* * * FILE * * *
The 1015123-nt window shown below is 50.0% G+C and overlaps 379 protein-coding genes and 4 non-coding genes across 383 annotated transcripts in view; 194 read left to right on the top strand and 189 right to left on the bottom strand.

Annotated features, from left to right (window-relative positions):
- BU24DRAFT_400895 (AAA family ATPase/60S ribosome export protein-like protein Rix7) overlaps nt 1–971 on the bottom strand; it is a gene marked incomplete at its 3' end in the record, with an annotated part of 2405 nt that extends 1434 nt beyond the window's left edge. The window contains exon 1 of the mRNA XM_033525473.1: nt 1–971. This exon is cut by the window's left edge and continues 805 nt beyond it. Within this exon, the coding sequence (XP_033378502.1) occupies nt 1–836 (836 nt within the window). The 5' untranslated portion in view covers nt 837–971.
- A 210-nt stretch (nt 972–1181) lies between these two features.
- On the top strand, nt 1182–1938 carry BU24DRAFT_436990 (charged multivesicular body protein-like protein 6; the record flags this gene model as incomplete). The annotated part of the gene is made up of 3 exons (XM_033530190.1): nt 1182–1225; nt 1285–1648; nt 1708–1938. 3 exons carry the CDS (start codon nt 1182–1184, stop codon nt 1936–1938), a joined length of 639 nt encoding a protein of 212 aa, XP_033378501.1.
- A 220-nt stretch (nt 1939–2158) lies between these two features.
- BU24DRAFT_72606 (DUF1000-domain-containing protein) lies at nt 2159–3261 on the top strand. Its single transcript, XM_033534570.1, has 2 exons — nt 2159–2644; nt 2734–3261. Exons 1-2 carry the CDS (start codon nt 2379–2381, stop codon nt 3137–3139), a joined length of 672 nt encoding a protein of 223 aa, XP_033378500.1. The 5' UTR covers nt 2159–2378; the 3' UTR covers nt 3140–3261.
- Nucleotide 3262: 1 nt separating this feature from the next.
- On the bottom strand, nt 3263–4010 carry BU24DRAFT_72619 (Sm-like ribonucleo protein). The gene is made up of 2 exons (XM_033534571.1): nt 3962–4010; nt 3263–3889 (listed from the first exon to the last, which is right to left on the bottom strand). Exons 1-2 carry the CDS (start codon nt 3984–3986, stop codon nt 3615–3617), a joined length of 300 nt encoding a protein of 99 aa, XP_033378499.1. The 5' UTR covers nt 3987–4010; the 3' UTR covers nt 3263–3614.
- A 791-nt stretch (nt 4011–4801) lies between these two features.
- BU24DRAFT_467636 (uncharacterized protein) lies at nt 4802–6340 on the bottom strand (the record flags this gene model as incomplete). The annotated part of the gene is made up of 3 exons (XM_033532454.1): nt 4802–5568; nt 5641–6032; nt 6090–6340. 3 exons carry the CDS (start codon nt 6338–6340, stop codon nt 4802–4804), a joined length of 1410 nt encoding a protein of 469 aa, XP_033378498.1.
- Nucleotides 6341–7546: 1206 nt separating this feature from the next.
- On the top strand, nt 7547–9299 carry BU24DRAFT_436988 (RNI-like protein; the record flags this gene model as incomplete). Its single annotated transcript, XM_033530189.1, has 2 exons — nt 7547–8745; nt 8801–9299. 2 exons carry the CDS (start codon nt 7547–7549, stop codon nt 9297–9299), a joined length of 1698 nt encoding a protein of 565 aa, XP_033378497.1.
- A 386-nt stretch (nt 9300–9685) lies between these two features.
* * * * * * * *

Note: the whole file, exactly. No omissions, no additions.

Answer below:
The 1015123-nt window shown below is 50.0% G+C and overlaps 379 protein-coding genes and 4 non-coding genes across 383 annotated transcripts in view; 194 read left to right on the top strand and 189 right to left on the bottom strand.

Annotated features, from left to right (window-relative positions):
- BU24DRAFT_400895 (AAA family ATPase/60S ribosome export protein-like protein Rix7) overlaps nt 1–971 on the bottom strand; it is a gene marked incomplete at its 3' end in the record, with an annotated part of 2405 nt that extends 1434 nt beyond the window's left edge. The window contains exon 1 of the mRNA XM_033525473.1: nt 1–971. This exon is cut by the window's left edge and continues 805 nt beyond it. Within this exon, the coding sequence (XP_033378502.1) occupies nt 1–836 (836 nt within the window). The 5' untranslated portion in view covers nt 837–971.
- A 210-nt stretch (nt 972–1181) lies between these two features.
- On the top strand, nt 1182–1938 carry BU24DRAFT_436990 (charged multivesicular body protein-like protein 6; the record flags this gene model as incomplete). The annotated part of the gene is made up of 3 exons (XM_033530190.1): nt 1182–1225; nt 1285–1648; nt 1708–1938. 3 exons carry the CDS (start codon nt 1182–1184, stop codon nt 1936–1938), a joined length of 639 nt encoding a protein of 212 aa, XP_033378501.1.
- A 220-nt stretch (nt 1939–2158) lies between these two features.
- BU24DRAFT_72606 (DUF1000-domain-containing protein) lies at nt 2159–3261 on the top strand. Its single transcript, XM_033534570.1, has 2 exons — nt 2159–2644; nt 2734–3261. Exons 1-2 carry the CDS (start codon nt 2379–2381, stop codon nt 3137–3139), a joined length of 672 nt encoding a protein of 223 aa, XP_033378500.1. The 5' UTR covers nt 2159–2378; the 3' UTR covers nt 3140–3261.
- Nucleotide 3262: 1 nt separating this feature from the next.
- On the bottom strand, nt 3263–4010 carry BU24DRAFT_72619 (Sm-like ribonucleo protein). The gene is made up of 2 exons (XM_033534571.1): nt 3962–4010; nt 3263–3889 (listed from the first exon to the last, which is right to left on the bottom strand). Exons 1-2 carry the CDS (start codon nt 3984–3986, stop codon nt 3615–3617), a joined length of 300 nt encoding a protein of 99 aa, XP_033378499.1. The 5' UTR covers nt 3987–4010; the 3' UTR covers nt 3263–3614.
- A 791-nt stretch (nt 4011–4801) lies between these two features.
- BU24DRAFT_467636 (uncharacterized protein) lies at nt 4802–6340 on the bottom strand (the record flags this gene model as incomplete). The annotated part of the gene is made up of 3 exons (XM_033532454.1): nt 4802–5568; nt 5641–6032; nt 6090–6340. 3 exons carry the CDS (start codon nt 6338–6340, stop codon nt 4802–4804), a joined length of 1410 nt encoding a protein of 469 aa, XP_033378498.1.
- Nucleotides 6341–7546: 1206 nt separating this feature from the next.
- On the top strand, nt 7547–9299 carry BU24DRAFT_436988 (RNI-like protein; the record flags this gene model as incomplete). Its single annotated transcript, XM_033530189.1, has 2 exons — nt 7547–8745; nt 8801–9299. 2 exons carry the CDS (start codon nt 7547–7549, stop codon nt 9297–9299), a joined length of 1698 nt encoding a protein of 565 aa, XP_033378497.1.
- A 386-nt stretch (nt 9300–9685) lies between these two features.